If you are experiencing students who are ill-prepared for your classes, to what extent are you working with the teachers who send them to you?
In business, the concept of quality control as espoused by Deming (?) suggests the need to communicate with your suppliers so that you can ensure that the raw materials (or partially manufactured goods) are delivered within certain limits of variation.
I come from an industry background, where I was responsible for designing quality control systems. Why, in education, do we not keep statistics on abilities of our incoming students? Why do we not keep statistics on the amount and kind of learning that our students experience? What the types of performance variation exist? What are the sources of variation? Why are our insights not based on statistics that _we_ keep? (Perhaps we should be using our statistics students to help us design, and maintain such capabilities. Perhaps we should be using statistics students at local colleges and universities to help us with this important work. Perhaps we should be using local teaching universities to help us with this effort.)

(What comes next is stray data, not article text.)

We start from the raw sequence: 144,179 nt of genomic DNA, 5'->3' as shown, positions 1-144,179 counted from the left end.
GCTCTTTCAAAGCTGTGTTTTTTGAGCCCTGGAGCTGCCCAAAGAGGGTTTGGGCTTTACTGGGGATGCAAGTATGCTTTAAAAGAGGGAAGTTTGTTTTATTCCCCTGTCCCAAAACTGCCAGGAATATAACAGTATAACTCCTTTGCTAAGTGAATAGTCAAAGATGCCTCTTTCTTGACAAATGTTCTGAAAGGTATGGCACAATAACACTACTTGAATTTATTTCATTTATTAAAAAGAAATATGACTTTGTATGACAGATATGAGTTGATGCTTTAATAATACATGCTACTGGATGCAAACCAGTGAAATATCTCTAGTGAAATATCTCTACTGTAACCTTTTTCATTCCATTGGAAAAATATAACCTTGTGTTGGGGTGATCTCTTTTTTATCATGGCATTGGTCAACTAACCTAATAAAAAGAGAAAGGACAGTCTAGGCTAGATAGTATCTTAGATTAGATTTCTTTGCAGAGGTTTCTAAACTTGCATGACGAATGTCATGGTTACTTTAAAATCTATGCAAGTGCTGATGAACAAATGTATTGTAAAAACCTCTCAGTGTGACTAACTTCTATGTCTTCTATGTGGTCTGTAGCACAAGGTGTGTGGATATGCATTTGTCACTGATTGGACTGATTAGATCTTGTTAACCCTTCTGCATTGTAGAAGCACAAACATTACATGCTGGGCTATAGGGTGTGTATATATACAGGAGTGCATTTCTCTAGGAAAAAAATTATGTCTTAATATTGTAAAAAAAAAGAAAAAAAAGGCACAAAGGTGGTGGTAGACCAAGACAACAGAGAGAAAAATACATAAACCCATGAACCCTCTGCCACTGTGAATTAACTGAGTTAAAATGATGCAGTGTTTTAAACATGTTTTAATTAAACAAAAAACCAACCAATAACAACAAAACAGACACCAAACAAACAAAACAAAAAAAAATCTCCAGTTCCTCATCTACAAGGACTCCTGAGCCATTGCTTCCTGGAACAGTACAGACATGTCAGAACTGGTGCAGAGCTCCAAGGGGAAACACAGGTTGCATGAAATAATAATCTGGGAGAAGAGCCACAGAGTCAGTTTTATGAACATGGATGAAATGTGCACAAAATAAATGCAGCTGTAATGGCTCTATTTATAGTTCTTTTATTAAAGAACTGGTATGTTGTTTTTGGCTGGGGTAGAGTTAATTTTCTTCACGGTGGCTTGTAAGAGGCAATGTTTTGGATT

The district in which I previously taught, the high school teachers met several times a year with the middle school teachers to consider ways that their students could be adequately prepared. I don't know if they worked with elementary teachers.
In my personal opinion, there is too little dialogue between teachers within a school, and between schools to ensure that the 'products' we receive and the 'products' we produce are of sufficiently good quality (low variation).
Please excuse the dehumanized types of references.